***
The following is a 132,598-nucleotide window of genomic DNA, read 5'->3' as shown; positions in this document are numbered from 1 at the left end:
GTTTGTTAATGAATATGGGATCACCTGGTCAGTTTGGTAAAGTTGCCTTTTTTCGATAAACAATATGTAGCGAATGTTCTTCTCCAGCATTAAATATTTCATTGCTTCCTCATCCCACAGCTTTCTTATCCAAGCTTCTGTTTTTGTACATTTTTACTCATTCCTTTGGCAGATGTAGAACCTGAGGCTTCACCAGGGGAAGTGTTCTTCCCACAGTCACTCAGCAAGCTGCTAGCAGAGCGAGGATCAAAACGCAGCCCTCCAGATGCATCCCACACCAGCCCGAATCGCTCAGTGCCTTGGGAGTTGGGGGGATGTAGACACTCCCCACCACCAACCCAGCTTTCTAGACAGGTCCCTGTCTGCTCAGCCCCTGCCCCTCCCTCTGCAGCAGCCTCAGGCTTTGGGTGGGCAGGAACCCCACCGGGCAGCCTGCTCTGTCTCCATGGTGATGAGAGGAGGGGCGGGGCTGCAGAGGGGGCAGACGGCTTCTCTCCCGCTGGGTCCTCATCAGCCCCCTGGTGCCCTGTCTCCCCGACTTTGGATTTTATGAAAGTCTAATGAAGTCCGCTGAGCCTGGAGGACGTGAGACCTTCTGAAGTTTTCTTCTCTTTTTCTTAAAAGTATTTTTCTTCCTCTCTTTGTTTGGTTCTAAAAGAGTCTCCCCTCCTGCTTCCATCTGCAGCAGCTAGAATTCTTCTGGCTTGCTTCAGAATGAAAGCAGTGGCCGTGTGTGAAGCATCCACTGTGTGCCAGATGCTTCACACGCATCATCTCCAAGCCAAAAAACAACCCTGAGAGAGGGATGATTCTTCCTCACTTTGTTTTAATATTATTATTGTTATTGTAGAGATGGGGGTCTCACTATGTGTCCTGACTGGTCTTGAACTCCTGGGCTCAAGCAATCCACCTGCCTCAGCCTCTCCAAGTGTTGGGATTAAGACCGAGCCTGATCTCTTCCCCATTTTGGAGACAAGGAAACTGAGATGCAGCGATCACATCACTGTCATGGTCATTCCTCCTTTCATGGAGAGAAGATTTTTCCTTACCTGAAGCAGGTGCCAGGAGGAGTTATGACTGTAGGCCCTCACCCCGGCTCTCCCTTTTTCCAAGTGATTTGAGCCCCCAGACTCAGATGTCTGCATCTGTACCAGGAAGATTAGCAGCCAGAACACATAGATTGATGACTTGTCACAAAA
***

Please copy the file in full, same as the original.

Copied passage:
The following is a 132,598-nucleotide window of genomic DNA, read 5'->3' as shown; positions in this document are numbered from 1 at the left end:
GTTTGTTAATGAATATGGGATCACCTGGTCAGTTTGGTAAAGTTGCCTTTTTTCGATAAACAATATGTAGCGAATGTTCTTCTCCAGCATTAAATATTTCATTGCTTCCTCATCCCACAGCTTTCTTATCCAAGCTTCTGTTTTTGTACATTTTTACTCATTCCTTTGGCAGATGTAGAACCTGAGGCTTCACCAGGGGAAGTGTTCTTCCCACAGTCACTCAGCAAGCTGCTAGCAGAGCGAGGATCAAAACGCAGCCCTCCAGATGCATCCCACACCAGCCCGAATCGCTCAGTGCCTTGGGAGTTGGGGGGATGTAGACACTCCCCACCACCAACCCAGCTTTCTAGACAGGTCCCTGTCTGCTCAGCCCCTGCCCCTCCCTCTGCAGCAGCCTCAGGCTTTGGGTGGGCAGGAACCCCACCGGGCAGCCTGCTCTGTCTCCATGGTGATGAGAGGAGGGGCGGGGCTGCAGAGGGGGCAGACGGCTTCTCTCCCGCTGGGTCCTCATCAGCCCCCTGGTGCCCTGTCTCCCCGACTTTGGATTTTATGAAAGTCTAATGAAGTCCGCTGAGCCTGGAGGACGTGAGACCTTCTGAAGTTTTCTTCTCTTTTTCTTAAAAGTATTTTTCTTCCTCTCTTTGTTTGGTTCTAAAAGAGTCTCCCCTCCTGCTTCCATCTGCAGCAGCTAGAATTCTTCTGGCTTGCTTCAGAATGAAAGCAGTGGCCGTGTGTGAAGCATCCACTGTGTGCCAGATGCTTCACACGCATCATCTCCAAGCCAAAAAACAACCCTGAGAGAGGGATGATTCTTCCTCACTTTGTTTTAATATTATTATTGTTATTGTAGAGATGGGGGTCTCACTATGTGTCCTGACTGGTCTTGAACTCCTGGGCTCAAGCAATCCACCTGCCTCAGCCTCTCCAAGTGTTGGGATTAAGACCGAGCCTGATCTCTTCCCCATTTTGGAGACAAGGAAACTGAGATGCAGCGATCACATCACTGTCATGGTCATTCCTCCTTTCATGGAGAGAAGATTTTTCCTTACCTGAAGCAGGTGCCAGGAGGAGTTATGACTGTAGGCCCTCACCCCGGCTCTCCCTTTTTCCAAGTGATTTGAGCCCCCAGACTCAGATGTCTGCATCTGTACCAGGAAGATTAGCAGCCAGAACACATAGATTGATGACTTGTCACAAAA